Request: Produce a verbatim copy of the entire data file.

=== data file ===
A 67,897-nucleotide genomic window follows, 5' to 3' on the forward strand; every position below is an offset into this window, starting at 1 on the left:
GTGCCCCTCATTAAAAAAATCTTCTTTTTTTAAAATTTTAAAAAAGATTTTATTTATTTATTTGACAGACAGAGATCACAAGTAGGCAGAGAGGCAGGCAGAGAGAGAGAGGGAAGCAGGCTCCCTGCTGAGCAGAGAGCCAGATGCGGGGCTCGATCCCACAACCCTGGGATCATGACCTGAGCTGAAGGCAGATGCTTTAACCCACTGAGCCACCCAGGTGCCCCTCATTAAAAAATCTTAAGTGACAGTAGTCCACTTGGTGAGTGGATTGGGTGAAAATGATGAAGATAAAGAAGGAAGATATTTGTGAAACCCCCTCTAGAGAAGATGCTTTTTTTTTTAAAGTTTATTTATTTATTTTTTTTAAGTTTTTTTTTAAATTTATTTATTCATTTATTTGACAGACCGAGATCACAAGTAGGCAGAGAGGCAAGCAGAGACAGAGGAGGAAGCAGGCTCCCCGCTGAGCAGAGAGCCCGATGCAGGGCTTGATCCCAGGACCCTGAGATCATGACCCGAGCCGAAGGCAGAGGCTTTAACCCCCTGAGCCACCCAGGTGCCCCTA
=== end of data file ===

A 67,897-nucleotide genomic window follows, 5' to 3' on the forward strand; every position below is an offset into this window, starting at 1 on the left:
GTGCCCCTCATTAAAAAAATCTTCTTTTTTTAAAATTTTAAAAAAGATTTTATTTATTTATTTGACAGACAGAGATCACAAGTAGGCAGAGAGGCAGGCAGAGAGAGAGAGGGAAGCAGGCTCCCTGCTGAGCAGAGAGCCAGATGCGGGGCTCGATCCCACAACCCTGGGATCATGACCTGAGCTGAAGGCAGATGCTTTAACCCACTGAGCCACCCAGGTGCCCCTCATTAAAAAATCTTAAGTGACAGTAGTCCACTTGGTGAGTGGATTGGGTGAAAATGATGAAGATAAAGAAGGAAGATATTTGTGAAACCCCCTCTAGAGAAGATGCTTTTTTTTTTAAAGTTTATTTATTTATTTTTTTTAAGTTTTTTTTTAAATTTATTTATTCATTTATTTGACAGACCGAGATCACAAGTAGGCAGAGAGGCAAGCAGAGACAGAGGAGGAAGCAGGCTCCCCGCTGAGCAGAGAGCCCGATGCAGGGCTTGATCCCAGGACCCTGAGATCATGACCCGAGCCGAAGGCAGAGGCTTTAACCCCCTGAGCCACCCAGGTGCCCCTA